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What UST 1s30s is saying about Future Rate Hikes

October and November have not been kind to hedge funds. No strategy has made money (excepting the weird guys that lose 5% a month for five plus years, only to make 20% once in a while), and frankly YTD most have been losers per the friendly guidance of BarCap. In short, risk markets have been undergoing a slow-motion credit crunch beginning earlier this year. The quick highlights of this include the VIX explosion due to massive vol selling, a rolling series of emerging market crises that is by no means complete, the implosion of the cryptocurrency bubble, leading to the current weakness in credit and equity selling.

This takes us to the proximate cause and culprit: Jerome Powell’s insistence on normalizing monetary policy. There are a number of legit motivating factors to this. There is a need to contain inflation expectations given a very tight labor market. The effectively negative (nominal and real) interest rates Powell inherited as a result of the financial crisis has created all kinds of perversity in financial markets. Seriously, how could anyone look at cryptocurrencies, the greatest bubble of all time, and not understand that something is deeply wrong with the operation of financial markets?

Perversity or not, be not blind to the downstream effects the rate hikes generate. Three of four Fed rates hikes at 25 basis points each step may not seem so disruptive on the surface, but they have injected a sanity in funding markets not seen in nearly a decade. The meltdown in virtually all hedge fund strategy performance is an indicator of system-wide deleveraging due to rising short term funding costs. This leads to the following corollary:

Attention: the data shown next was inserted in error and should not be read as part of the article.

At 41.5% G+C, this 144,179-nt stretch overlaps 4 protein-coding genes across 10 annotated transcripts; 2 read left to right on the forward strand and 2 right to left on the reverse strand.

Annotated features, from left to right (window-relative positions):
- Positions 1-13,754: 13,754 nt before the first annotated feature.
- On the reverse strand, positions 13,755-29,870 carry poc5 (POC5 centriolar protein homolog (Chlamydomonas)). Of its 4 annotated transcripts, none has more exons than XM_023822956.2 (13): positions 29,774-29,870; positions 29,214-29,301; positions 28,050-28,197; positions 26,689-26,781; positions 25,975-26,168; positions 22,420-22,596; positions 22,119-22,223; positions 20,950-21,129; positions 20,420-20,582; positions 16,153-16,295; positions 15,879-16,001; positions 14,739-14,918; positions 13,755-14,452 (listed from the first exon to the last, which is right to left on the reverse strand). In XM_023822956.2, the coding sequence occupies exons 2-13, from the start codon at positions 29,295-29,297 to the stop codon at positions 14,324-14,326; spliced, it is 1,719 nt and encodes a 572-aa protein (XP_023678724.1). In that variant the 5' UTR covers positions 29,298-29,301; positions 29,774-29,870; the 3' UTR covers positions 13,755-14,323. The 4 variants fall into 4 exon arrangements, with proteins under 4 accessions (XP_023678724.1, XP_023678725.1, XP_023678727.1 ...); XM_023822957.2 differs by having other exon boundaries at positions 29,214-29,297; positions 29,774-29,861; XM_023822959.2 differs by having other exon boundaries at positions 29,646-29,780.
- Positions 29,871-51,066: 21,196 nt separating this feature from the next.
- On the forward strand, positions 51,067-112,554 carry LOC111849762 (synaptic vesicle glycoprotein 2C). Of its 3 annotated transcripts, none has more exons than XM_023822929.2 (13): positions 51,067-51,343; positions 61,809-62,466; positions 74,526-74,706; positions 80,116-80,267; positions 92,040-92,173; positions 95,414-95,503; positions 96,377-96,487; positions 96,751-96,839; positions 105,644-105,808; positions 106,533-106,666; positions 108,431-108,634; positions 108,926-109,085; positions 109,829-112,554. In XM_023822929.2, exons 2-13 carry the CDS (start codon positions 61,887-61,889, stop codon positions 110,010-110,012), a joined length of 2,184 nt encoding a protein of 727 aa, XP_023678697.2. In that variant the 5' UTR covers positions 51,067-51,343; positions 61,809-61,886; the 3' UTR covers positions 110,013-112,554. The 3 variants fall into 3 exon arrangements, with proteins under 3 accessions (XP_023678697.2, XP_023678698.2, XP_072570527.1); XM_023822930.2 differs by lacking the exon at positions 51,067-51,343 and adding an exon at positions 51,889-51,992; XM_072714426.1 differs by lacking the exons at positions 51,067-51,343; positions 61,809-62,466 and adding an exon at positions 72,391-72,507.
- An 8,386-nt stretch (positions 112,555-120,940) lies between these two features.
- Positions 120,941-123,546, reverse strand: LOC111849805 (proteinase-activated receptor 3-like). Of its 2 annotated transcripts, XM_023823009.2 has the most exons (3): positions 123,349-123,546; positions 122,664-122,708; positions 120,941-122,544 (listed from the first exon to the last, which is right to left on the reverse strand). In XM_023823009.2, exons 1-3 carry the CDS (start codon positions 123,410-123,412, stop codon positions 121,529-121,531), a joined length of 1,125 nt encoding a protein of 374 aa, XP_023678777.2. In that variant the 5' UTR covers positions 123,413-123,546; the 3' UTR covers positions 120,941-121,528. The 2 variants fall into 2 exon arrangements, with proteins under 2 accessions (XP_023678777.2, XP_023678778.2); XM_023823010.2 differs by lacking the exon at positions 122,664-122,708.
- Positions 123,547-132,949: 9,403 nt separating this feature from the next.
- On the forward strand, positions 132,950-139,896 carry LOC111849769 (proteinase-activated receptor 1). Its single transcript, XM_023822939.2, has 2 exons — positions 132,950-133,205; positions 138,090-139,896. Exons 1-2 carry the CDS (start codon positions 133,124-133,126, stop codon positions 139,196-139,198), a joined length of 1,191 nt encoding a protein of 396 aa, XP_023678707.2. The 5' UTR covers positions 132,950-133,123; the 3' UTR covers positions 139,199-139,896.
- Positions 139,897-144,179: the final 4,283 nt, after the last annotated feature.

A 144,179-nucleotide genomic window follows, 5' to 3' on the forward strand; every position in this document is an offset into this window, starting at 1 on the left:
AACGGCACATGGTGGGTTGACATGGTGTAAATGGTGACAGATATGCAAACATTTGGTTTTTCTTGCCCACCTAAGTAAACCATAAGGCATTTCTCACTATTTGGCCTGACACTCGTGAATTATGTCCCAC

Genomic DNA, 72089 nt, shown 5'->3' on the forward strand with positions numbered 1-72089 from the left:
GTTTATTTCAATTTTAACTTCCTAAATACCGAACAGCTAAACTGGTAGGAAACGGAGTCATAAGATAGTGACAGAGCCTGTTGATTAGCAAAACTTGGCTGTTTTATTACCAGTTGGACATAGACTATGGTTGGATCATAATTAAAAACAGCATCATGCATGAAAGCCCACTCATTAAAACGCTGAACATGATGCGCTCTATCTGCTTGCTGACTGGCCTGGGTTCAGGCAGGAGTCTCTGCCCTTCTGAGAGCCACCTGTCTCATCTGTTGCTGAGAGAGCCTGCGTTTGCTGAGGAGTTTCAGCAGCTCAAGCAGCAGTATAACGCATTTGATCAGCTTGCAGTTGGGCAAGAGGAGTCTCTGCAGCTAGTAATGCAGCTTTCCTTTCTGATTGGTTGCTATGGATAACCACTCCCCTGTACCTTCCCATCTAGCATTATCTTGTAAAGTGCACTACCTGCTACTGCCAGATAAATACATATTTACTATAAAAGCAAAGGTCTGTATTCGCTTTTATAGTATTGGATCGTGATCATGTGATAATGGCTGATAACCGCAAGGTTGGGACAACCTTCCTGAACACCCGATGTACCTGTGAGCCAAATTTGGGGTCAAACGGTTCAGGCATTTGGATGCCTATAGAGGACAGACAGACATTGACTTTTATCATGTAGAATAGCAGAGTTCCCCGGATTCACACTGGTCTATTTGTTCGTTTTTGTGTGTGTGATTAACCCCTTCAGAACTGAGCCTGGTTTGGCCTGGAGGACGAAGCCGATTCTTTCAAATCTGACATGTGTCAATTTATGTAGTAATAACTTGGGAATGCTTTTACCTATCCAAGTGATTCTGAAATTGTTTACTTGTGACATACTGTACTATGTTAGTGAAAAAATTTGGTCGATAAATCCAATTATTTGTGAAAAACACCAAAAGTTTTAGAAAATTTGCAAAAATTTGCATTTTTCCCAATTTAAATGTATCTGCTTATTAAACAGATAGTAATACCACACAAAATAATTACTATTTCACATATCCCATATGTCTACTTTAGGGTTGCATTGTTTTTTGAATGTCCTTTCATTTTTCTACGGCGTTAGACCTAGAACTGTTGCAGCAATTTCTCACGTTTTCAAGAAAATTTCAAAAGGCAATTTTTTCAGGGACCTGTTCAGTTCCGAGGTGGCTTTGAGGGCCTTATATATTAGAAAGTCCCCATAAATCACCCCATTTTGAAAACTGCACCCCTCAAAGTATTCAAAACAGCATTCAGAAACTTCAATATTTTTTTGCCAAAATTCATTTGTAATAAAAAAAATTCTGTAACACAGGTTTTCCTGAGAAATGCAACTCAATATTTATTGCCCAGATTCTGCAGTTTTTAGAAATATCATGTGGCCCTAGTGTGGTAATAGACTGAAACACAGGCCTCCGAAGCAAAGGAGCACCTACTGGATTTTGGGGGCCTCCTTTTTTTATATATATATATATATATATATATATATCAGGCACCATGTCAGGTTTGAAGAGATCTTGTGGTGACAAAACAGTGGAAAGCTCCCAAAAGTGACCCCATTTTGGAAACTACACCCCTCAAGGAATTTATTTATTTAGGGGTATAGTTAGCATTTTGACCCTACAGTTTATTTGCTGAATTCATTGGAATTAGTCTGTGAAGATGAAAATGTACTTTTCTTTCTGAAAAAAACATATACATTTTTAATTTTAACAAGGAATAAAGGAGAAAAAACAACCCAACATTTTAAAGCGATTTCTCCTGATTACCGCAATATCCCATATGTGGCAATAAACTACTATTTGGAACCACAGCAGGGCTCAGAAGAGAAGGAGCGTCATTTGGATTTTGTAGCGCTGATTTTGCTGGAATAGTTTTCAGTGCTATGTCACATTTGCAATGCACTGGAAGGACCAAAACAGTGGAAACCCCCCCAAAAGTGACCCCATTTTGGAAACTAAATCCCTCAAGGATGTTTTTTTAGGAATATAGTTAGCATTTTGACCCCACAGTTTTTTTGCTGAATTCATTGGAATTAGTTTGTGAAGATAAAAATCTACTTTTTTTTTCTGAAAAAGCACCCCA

Corollary: risk appetite, especially of the wild-hare variety, is going to be dampened until rates fall again.

The reason is simple. Normalized funding markets mean a decent return on cash. That in turn means less incentive to move farther out on the risk spectrum.

Leading to the main proposition:

Proposition: Meaningful returns on cash make even multi-year low valuation less of a bargain than they would be given lower policy rates. Further, higher cash returns suppress risk appetite. The de-risking of portfolios continues until risk appetite and/or leverage increases commensurate to support valuations.

Based on the yield curve, the current tightening cycle looks like it is wrapping up. Let’s have a look.

The 1s30s spread as of November 19, stands at 66 basis points, and 2s10s is only 41 basis points. If current inflation and growth prints remain on current trend (plausible), then you don’t even have room for two 25 basis point hikes before the UST yield curve inverts. This is what happens when you tighten monetary policy when there is no inflation in sight. There’s only so much bubble-bursting activity possible before the economy gets upended in the process.

The yield curve more than anything shows the plight of Chairman Powell. 2019 is going to have both transitory and persistent inflation drivers; among the former energy prices, among the latter tariffs on imports and wage pressures. Further, I suspect he holds a conviction that something is deeply wrong with subsidizing some with negative interest rates despite multi-decade lows in unemployment to the detriment of savers.

He’s right, of course. There is something wrong with screwing savers out of returns and driving investors far out on the risk spectrum. But it appears that excising the financial perversity nurtured over the last decade will be harder than he thinks.

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